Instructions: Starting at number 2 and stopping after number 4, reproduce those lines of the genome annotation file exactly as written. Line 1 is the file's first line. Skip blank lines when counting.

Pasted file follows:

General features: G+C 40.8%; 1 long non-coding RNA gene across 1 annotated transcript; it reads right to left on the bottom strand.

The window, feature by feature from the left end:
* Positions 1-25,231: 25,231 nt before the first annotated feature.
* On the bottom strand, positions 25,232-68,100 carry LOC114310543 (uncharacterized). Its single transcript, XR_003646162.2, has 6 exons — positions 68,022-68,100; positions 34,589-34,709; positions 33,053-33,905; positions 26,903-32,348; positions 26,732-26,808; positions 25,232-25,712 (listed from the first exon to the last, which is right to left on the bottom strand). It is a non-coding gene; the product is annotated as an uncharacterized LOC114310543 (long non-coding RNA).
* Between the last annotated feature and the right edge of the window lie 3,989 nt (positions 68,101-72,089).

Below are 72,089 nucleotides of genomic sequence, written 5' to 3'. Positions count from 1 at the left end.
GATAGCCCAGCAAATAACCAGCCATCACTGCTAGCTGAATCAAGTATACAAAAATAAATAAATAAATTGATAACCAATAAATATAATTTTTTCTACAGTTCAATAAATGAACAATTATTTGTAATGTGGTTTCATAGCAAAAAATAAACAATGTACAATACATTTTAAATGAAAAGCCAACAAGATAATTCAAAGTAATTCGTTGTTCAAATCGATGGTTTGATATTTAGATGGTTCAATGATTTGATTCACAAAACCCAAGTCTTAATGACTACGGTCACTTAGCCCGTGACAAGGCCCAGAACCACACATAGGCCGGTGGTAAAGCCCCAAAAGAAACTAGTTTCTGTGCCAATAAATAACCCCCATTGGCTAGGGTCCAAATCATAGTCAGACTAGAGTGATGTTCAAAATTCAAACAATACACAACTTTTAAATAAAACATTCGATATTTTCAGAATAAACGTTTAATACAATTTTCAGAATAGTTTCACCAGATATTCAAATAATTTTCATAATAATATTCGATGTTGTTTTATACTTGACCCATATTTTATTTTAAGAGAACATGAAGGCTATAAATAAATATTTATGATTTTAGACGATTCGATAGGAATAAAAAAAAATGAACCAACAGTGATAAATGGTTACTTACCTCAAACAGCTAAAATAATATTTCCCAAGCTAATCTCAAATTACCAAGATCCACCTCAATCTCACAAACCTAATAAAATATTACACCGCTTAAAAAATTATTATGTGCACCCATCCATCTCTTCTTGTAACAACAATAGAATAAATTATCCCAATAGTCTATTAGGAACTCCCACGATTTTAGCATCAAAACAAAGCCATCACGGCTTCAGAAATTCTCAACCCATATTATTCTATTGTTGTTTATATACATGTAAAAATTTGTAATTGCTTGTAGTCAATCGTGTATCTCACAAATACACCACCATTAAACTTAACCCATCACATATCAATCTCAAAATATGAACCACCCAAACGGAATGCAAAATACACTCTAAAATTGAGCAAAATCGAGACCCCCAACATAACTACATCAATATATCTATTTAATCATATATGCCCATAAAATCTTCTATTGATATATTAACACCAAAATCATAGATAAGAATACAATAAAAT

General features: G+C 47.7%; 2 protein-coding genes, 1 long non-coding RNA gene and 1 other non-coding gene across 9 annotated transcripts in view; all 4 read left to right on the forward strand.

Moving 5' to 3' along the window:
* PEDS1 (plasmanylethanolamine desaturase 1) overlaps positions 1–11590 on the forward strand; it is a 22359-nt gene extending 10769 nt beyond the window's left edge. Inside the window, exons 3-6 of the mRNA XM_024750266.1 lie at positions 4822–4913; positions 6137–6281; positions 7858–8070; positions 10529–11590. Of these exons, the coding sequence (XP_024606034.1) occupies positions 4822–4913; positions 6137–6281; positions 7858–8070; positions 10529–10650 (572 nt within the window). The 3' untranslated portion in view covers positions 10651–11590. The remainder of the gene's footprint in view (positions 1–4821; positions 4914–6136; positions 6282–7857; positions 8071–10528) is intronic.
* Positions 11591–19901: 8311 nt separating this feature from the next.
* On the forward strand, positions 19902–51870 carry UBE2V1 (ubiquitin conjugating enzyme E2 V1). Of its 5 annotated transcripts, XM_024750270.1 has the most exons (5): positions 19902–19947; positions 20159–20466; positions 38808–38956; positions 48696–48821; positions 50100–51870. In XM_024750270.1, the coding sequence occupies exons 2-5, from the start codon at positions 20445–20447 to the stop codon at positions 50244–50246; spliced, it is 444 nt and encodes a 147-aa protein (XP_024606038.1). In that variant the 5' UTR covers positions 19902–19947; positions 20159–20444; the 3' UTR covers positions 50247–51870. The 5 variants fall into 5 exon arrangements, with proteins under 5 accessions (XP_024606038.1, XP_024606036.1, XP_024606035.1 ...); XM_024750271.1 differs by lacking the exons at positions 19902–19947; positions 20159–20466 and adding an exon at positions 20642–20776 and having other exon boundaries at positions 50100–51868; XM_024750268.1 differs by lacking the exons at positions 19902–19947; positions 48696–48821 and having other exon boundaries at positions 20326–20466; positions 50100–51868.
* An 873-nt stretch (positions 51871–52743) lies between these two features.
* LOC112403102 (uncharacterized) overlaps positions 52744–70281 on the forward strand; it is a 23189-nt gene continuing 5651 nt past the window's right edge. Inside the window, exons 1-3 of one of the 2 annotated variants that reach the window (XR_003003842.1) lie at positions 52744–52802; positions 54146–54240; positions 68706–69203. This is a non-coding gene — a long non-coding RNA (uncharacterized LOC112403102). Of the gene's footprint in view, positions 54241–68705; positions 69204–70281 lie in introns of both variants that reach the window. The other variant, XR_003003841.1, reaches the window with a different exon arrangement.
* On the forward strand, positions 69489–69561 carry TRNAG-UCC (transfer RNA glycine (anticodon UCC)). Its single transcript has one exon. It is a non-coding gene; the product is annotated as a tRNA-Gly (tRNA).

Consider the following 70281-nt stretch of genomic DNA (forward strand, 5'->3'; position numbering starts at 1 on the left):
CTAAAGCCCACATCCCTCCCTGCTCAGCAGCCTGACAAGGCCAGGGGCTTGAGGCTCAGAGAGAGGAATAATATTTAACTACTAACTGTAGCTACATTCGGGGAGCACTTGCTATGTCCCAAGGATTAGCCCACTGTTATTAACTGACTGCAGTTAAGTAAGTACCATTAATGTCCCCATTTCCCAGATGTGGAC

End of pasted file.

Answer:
The window, feature by feature from the left end:
* Positions 1-25,231: 25,231 nt before the first annotated feature.
* On the bottom strand, positions 25,232-68,100 carry LOC114310543 (uncharacterized). Its single transcript, XR_003646162.2, has 6 exons — positions 68,022-68,100; positions 34,589-34,709; positions 33,053-33,905; positions 26,903-32,348; positions 26,732-26,808; positions 25,232-25,712 (listed from the first exon to the last, which is right to left on the bottom strand). It is a non-coding gene; the product is annotated as an uncharacterized LOC114310543 (long non-coding RNA).